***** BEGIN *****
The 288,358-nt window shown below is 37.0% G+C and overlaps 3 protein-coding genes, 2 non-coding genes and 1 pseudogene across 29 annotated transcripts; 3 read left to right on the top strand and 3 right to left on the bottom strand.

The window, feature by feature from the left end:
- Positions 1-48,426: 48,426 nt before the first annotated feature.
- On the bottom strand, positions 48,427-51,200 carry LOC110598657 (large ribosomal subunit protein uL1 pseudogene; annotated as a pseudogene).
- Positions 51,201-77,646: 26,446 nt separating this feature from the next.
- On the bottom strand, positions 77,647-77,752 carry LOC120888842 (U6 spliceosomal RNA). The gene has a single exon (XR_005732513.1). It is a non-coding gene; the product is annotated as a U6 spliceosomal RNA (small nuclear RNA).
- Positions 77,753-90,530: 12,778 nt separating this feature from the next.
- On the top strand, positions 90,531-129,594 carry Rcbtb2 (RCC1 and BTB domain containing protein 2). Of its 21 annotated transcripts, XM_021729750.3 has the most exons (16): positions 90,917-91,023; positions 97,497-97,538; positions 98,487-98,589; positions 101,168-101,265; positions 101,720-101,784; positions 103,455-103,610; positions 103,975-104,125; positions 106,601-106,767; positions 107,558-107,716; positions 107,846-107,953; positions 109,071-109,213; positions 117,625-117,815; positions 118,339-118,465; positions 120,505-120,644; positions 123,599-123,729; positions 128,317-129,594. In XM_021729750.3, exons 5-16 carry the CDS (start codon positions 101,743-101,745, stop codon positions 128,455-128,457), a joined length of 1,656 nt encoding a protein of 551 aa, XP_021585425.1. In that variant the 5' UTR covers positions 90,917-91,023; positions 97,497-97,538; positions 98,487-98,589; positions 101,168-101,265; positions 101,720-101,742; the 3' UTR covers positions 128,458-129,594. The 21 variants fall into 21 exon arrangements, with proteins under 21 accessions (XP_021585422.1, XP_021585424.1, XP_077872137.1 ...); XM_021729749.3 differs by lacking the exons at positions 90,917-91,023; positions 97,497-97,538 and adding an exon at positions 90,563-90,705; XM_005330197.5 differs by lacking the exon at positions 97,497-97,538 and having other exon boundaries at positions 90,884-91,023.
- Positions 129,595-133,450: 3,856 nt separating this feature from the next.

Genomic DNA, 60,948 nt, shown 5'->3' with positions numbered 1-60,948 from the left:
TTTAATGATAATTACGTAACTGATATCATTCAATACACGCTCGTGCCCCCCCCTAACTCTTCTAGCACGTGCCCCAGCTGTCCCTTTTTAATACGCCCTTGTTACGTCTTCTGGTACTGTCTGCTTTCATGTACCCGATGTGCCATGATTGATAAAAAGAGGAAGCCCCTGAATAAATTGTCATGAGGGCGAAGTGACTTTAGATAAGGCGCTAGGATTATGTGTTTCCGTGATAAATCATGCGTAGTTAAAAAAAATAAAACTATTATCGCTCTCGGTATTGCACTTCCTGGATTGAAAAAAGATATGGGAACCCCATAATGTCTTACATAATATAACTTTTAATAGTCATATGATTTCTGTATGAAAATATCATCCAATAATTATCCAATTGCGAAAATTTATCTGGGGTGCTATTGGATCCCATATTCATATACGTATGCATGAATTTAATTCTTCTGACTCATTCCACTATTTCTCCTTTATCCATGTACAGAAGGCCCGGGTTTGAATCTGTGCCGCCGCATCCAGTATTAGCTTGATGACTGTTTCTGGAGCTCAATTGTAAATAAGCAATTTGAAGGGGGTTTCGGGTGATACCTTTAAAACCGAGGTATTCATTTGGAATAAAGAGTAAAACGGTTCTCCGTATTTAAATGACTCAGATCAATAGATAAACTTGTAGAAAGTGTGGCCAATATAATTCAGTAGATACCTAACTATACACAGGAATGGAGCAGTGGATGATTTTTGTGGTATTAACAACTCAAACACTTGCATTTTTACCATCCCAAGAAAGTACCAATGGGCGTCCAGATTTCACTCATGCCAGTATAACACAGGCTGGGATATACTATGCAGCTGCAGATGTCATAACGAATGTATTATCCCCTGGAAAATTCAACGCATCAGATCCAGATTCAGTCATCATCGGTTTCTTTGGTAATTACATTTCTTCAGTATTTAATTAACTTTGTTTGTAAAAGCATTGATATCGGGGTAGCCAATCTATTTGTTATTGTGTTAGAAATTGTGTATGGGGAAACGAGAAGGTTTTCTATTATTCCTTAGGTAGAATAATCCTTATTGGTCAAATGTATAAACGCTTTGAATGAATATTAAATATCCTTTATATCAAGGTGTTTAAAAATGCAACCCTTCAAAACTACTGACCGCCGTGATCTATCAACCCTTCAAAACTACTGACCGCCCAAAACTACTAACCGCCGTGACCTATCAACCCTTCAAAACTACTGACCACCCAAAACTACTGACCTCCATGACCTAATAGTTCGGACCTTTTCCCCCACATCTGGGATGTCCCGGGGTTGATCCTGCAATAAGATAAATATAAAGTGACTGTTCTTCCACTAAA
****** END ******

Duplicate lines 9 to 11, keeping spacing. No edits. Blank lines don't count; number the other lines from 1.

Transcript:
- Positions 129,595-133,450: 3,856 nt separating this feature from the next.

Genomic DNA, 60,948 nt, shown 5'->3' with positions numbered 1-60,948 from the left:
TTTAATGATAATTACGTAACTGATATCATTCAATACACGCTCGTGCCCCCCCCTAACTCTTCTAGCACGTGCCCCAGCTGTCCCTTTTTAATACGCCCTTGTTACGTCTTCTGGTACTGTCTGCTTTCATGTACCCGATGTGCCATGATTGATAAAAAGAGGAAGCCCCTGAATAAATTGTCATGAGGGCGAAGTGACTTTAGATAAGGCGCTAGGATTATGTGTTTCCGTGATAAATCATGCGTAGTTAAAAAAAATAAAACTATTATCGCTCTCGGTATTGCACTTCCTGGATTGAAAAAAGATATGGGAACCCCATAATGTCTTACATAATATAACTTTTAATAGTCATATGATTTCTGTATGAAAATATCATCCAATAATTATCCAATTGCGAAAATTTATCTGGGGTGCTATTGGATCCCATATTCATATACGTATGCATGAATTTAATTCTTCTGACTCATTCCACTATTTCTCCTTTATCCATGTACAGAAGGCCCGGGTTTGAATCTGTGCCGCCGCATCCAGTATTAGCTTGATGACTGTTTCTGGAGCTCAATTGTAAATAAGCAATTTGAAGGGGGTTTCGGGTGATACCTTTAAAACCGAGGTATTCATTTGGAATAAAGAGTAAAACGGTTCTCCGTATTTAAATGACTCAGATCAATAGATAAACTTGTAGAAAGTGTGGCCAATATAATTCAGTAGATACCTAACTATACACAGGAATGGAGCAGTGGATGATTTTTGTGGTATTAACAACTCAAACACTTGCATTTTTACCATCCCAAGAAAGTACCAATGGGCGTCCAGATTTCACTCATGCCAGTATAACACAGGCTGGGATATACTATGCAGCTGCAGATGTCATAACGAATGTATTATCCCCTGGAAAATTCAACGCATCAGATCCAGATTCAGTCATCATCGGTTTCTTTGGTAATTACATTTCTTCAGTATTTAATTAACTTTGTTTGTAAAAGCATTGATATCGGGGTAGCCAATCTATTTGTTATTGTGTTAGAAATTGTGTATGGGGAAACGAGAAGGTTTTCTATTATTCCTTAGGTAGAATAATCCTTATTGGTCAAATGTATAAACGCTTTGAATGAATATTAAATATCCTTTATATCAAGGTGTTTAAAAATGCAACCCTTCAAAACTACTGACCGCCGTGATCTATCAACCCTTCAAAACTACTGACCGCCCAAAACTACTAACCGCCGTGACCTATCAACCCTTCAAAACTACTGACCACCCAAAACTACTGACCTCCATGACCTAATAGTTCGGACCTTTTCCCCCACATCTGGGATGTCCCGGGGTTGATCCTGCAATAAGATAAATATAAAGTGACTGTTCTTCCACTAAA